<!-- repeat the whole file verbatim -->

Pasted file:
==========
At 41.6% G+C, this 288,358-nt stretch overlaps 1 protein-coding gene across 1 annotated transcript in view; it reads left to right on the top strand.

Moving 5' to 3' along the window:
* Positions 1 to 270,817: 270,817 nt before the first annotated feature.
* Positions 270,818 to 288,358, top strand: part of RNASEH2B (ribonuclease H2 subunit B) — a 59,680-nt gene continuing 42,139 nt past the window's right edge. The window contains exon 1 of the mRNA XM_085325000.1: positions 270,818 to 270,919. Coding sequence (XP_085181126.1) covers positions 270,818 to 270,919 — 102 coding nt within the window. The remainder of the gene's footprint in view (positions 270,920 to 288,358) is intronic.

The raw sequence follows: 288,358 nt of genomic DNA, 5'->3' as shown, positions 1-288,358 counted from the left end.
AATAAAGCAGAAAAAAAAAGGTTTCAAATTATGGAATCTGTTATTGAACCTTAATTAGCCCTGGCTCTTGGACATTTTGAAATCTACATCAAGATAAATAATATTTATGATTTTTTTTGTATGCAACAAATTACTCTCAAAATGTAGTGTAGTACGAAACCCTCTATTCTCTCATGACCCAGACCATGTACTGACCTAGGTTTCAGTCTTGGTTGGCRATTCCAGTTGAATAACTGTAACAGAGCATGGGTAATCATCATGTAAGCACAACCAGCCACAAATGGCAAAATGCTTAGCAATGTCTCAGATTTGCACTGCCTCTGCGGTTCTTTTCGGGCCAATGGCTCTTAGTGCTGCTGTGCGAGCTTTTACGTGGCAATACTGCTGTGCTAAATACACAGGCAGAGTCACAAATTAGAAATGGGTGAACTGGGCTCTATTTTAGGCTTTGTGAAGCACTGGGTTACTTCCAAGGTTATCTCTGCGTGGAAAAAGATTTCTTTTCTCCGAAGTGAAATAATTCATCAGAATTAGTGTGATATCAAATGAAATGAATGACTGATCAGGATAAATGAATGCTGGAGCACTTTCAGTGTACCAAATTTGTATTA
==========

At 41.6% G+C, this 288,358-nt stretch overlaps 1 protein-coding gene across 1 annotated transcript in view; it reads left to right on the top strand.

Moving 5' to 3' along the window:
* Positions 1 to 270,817: 270,817 nt before the first annotated feature.
* Positions 270,818 to 288,358, top strand: part of RNASEH2B (ribonuclease H2 subunit B) — a 59,680-nt gene continuing 42,139 nt past the window's right edge. The window contains exon 1 of the mRNA XM_085325000.1: positions 270,818 to 270,919. Coding sequence (XP_085181126.1) covers positions 270,818 to 270,919 — 102 coding nt within the window. The remainder of the gene's footprint in view (positions 270,920 to 288,358) is intronic.

The raw sequence follows: 288,358 nt of genomic DNA, 5'->3' as shown, positions 1-288,358 counted from the left end.
AATAAAGCAGAAAAAAAAAGGTTTCAAATTATGGAATCTGTTATTGAACCTTAATTAGCCCTGGCTCTTGGACATTTTGAAATCTACATCAAGATAAATAATATTTATGATTTTTTTTGTATGCAACAAATTACTCTCAAAATGTAGTGTAGTACGAAACCCTCTATTCTCTCATGACCCAGACCATGTACTGACCTAGGTTTCAGTCTTGGTTGGCRATTCCAGTTGAATAACTGTAACAGAGCATGGGTAATCATCATGTAAGCACAACCAGCCACAAATGGCAAAATGCTTAGCAATGTCTCAGATTTGCACTGCCTCTGCGGTTCTTTTCGGGCCAATGGCTCTTAGTGCTGCTGTGCGAGCTTTTACGTGGCAATACTGCTGTGCTAAATACACAGGCAGAGTCACAAATTAGAAATGGGTGAACTGGGCTCTATTTTAGGCTTTGTGAAGCACTGGGTTACTTCCAAGGTTATCTCTGCGTGGAAAAAGATTTCTTTTCTCCGAAGTGAAATAATTCATCAGAATTAGTGTGATATCAAATGAAATGAATGACTGATCAGGATAAATGAATGCTGGAGCACTTTCAGTGTACCAAATTTGTATTA